Reviews - JOE MORRIS Singularity (AUM018)
From a full page review in the June 2001 issue of THE WIRE
"Though swimming in outrageously honed technique, Joe Morris keeps his improvised guitar fluent, self-critical and tender. We find strange things and felicities in what he plays, just as he does. The expressive moment becomes objective: we know we're listening to something that's bigger than the both of us." -Ben Watson
"Top Improv Records of 2001" - THE WIRE
"From the first resonant chords, the improvisations flow out in a spontaneous stream, carving their way with sinuous, crystalline focus and compact potency. The pieces build on each other, weaving a tapestry of stunning detail and startling economy. This music has a soulful immediacy that drives back through the blues to the vital driving polyrhythms of Africa and forward to music of captivating melodic abstraction. The cover photo shows a delicate flower cradled in a child's hands. This music connects with that same balance of delicacy and directness." - Michael Rosenstein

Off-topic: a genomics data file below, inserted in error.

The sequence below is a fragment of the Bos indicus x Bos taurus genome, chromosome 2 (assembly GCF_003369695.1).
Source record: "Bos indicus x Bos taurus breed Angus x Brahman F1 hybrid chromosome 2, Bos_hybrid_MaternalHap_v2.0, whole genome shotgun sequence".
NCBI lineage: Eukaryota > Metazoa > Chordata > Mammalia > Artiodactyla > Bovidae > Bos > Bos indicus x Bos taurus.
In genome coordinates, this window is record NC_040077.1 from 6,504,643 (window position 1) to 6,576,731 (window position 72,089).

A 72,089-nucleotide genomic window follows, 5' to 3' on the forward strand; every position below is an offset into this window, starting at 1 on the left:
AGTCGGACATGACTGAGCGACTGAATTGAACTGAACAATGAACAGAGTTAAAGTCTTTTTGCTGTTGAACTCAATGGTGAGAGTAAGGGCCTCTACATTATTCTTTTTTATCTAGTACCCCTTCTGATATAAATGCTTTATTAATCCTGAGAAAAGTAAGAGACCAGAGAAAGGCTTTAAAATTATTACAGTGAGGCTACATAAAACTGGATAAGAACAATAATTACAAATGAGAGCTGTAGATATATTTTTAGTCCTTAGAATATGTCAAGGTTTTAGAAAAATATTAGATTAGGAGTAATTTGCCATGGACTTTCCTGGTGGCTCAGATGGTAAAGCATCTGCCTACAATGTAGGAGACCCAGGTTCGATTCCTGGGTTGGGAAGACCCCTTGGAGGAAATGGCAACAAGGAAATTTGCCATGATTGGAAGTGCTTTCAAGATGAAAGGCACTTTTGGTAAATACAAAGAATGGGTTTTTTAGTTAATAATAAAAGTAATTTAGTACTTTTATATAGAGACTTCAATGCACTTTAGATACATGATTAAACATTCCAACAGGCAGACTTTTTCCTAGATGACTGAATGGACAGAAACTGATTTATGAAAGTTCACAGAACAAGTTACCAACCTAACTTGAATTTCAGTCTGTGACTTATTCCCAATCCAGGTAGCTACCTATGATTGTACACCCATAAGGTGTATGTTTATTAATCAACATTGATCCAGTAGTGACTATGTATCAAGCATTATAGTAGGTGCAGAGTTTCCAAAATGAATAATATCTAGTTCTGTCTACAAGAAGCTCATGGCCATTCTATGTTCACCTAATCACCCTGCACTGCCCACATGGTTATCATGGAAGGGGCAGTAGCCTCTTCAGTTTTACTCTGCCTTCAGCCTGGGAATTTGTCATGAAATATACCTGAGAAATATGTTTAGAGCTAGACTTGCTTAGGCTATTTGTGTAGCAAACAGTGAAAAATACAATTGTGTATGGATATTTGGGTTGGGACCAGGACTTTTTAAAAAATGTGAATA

"Morris uses a number of methods to build intensity: aggressive right-hand finger picking, rolling-and-tumbling left-hand phrases, flashes of lyrical chord progressions, alternating basslines and melody, angular intervals, theme and variation turned inside out and upside down, and lots of timbral emphasis on wood string, and skin. In so doing, the guitarist creates a freak of nature, a benevolent storm out of which burst bolts of lightning and roaring thunder. It's a supple, sneaky new music that lingers like a scent after a cool spring shower." - Sam Prestianni
"[Morris'] music is out, earthy and pretty all at the same time. If you've heard Singularity, you know what we mean." - K. Leander Williams
"'Singular' is the operative term here - 'only' heard is his acoustic guitar finger-picking and plucking nirvana. Morris, though, is devoid of needing additional instruments to fill in any gaps that may be open - his edgy craft and wondrous hands seemingly provide what sounds like a guitar army on the absolutely sublime improvised sounds of Singularity." - Brad Cohan

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